xmlrpc fail2ban block

First, I needed to create a filter, telling fail2ban what kinds of requests I wanted to block. On my system I created a file at /etc/fail2ban/filter.d/apache-xmlrpc.conf. The file is fairly simple: 
[Definition]
failregex = ^<HOST> .*POST .*xmlrpc.php.*
ignoreregex =
This tells fail2ban how to parse the log files to find requests for xmlrpc.php, and where to find the IP address. You might need to adjust the regex if your log files are formatted differently.
Now that we’ve created the filter, we tell fail2ban to use it. We open /etc/fail2ban/jail.conf and add this rule:

[apache-xmlrpc]

As for me, I wanted fail2ban to integrate for an hour, and ban offenders for 24 hours. (This may likely get tweaked in the future depending on how it performs.) On my Ubuntu test environment, jail.local got:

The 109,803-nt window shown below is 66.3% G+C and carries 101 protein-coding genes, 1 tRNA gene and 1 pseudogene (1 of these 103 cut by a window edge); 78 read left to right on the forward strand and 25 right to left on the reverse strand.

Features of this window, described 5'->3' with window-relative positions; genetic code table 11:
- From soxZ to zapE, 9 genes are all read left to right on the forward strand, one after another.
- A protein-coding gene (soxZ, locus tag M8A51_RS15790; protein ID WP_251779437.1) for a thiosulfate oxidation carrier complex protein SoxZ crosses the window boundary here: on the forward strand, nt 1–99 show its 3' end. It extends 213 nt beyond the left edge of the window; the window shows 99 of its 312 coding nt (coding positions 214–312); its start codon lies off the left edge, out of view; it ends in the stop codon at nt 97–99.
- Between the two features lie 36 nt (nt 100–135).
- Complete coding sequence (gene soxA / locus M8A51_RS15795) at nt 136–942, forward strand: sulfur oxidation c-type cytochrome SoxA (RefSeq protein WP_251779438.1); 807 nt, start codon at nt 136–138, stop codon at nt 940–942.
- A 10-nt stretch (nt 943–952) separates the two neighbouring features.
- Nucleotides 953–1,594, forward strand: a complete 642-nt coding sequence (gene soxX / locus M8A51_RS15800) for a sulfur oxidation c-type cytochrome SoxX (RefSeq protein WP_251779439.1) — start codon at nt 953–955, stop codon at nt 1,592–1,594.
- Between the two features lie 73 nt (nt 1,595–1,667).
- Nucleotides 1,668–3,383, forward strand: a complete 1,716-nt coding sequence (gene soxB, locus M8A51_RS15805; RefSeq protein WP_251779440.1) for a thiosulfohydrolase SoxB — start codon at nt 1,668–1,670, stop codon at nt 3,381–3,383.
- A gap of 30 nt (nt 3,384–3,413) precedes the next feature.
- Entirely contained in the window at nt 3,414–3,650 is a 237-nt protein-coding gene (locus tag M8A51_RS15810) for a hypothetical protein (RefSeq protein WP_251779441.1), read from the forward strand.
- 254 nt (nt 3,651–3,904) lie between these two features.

[apache-xmlrpc]

enabled = true
port = http,https
filter = apache-xmlrpc
logpath = /var/log/auth.log
findtime = 3600
bantime = 86400

While in contrast, on CentOS production, jail.local got:
[apache-xmlrpc]

enabled = true
filter = apache-xmlrpc
logpath = /var/log/secure
findtime = 3600
bantime = 86400
action = iptables-multiport[name=wordpress,port="80,443"]
Adjust the logpath parameter to point to your Apache access logs, and adjust maxretry to taste.
Restart fail2ban:
sudo service fail2ban restart
And you should soon find Apache handling far fewer requests. An added benefit to using fail2ban: legitimate requests to xmlrpc.php (e.g., trackbacks) should still get through.
The xmlrpc.php file block can also be set up globally, for all sites:

vim /etc/httpd/conf.d/blockxmlrpc.conf
OR, for Ubuntu:
vim /etc/apache2/conf-available/blockxmlrpc.conf (then: a2enconf blockxmlrpc.conf)

<Files xmlrpc.php>
Order Allow,Deny
Deny from All
</Files>

jim has written 83 articles

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